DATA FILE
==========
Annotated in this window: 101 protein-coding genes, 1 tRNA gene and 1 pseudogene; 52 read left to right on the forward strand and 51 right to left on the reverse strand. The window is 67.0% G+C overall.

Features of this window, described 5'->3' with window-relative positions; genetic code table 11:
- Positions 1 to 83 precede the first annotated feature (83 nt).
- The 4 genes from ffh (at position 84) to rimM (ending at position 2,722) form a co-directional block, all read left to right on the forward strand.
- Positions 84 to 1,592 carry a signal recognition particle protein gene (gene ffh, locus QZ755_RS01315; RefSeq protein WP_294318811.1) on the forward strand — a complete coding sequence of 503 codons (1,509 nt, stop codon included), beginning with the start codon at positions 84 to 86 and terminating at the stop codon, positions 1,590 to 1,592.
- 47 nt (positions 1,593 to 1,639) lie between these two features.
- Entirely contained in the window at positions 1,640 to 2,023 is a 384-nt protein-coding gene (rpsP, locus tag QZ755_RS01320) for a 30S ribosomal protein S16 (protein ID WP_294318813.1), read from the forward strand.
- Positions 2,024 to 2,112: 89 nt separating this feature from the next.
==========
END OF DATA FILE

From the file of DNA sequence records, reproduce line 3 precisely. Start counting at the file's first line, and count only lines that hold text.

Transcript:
- Positions 1 to 83 precede the first annotated feature (83 nt).